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Cultural Training in Brazil

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Cultural Training in Brazil

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Cultural Training in Brazil

Doing business in a Brazil isn't like going on holiday: don't expect to get by with knowledge of a few words, and don't assume business is conducted in the same way universally.

But how can you properly prepare to do business in Brazil? There are many cultural training companies and schools which can help you. They offer cross-cultural grounding, bridging the translatory and protocolic gaps between nations and people.

Providing guidance in all areas of business and sociality, these cultural training companies are experts when it comes to negotiation training; management training; and diversity training. All training, of course, can be country-specific.

Tutorials can take many forms, so investigate which will be right for you and, if necessary, your employees.

Business Etiquette in Brazil

The formalities and informalities; the how dyou dos and how dyou donts. Etiquette is one of the foundations of modern civilisation, and business is no exception. A business blunder, in some countries, could mean the difference between a deal and disrepute. Again, its all about culture if not adopting, at least recognising and respecting the traditions and protocols of a people.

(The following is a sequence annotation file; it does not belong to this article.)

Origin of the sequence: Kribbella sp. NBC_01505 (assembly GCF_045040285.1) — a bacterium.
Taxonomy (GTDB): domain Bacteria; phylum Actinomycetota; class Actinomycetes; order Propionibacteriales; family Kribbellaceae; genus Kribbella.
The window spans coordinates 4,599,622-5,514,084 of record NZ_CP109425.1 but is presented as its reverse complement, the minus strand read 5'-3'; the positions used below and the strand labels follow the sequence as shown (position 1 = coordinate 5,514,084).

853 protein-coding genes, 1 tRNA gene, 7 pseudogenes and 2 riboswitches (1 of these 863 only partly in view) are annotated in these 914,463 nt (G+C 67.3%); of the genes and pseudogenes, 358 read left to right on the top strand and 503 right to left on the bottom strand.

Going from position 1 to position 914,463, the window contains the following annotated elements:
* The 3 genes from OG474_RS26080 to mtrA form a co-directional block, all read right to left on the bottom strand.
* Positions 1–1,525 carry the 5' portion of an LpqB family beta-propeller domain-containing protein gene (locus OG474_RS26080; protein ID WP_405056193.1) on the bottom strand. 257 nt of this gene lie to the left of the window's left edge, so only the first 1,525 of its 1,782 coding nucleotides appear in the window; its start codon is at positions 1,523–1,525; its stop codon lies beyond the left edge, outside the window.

Establishing personal relationships are essential to the conduct of business. Brazilians need to know who they are doing business with before they can work effectively. Face-to-face, oral communication is preferred over written communication. When meeting and greeting Brazilians, expect a firm handshake combined with strong eye contact.

Communication is often informal and does not rely on strict rules of protocol, however it is important that you do not do anything to embarrass a Brazilian. It is considered acceptable to interrupt someone who is speaking, but criticizing an individual causes that person to lose face and the person making the criticism also loses face, disobeying an unwritten rule.

Dress is taken quite seriously in Brazil. Dress conservatively, for instance a dark suit and tie for men and a dress and jacket for women when attending business events and meetings.

Punctuality can sometimes be an issue in Brazil although this should not be interpreted as rude or lazy. Business meetings can be lengthy affairs, allow for small talk before getting down to business and wait for your Brazilian colleagues to raise the business subject. When it comes to business agreements, Brazilians insist on drawing up detailed legal contracts. Expect a great deal of time to be spent reviewing details.

Brazilians negotiate with people not companies. Do not change your negotiating team or you may have to start over from the beginning. Business cards are normally exchanged at the start of the meeting.

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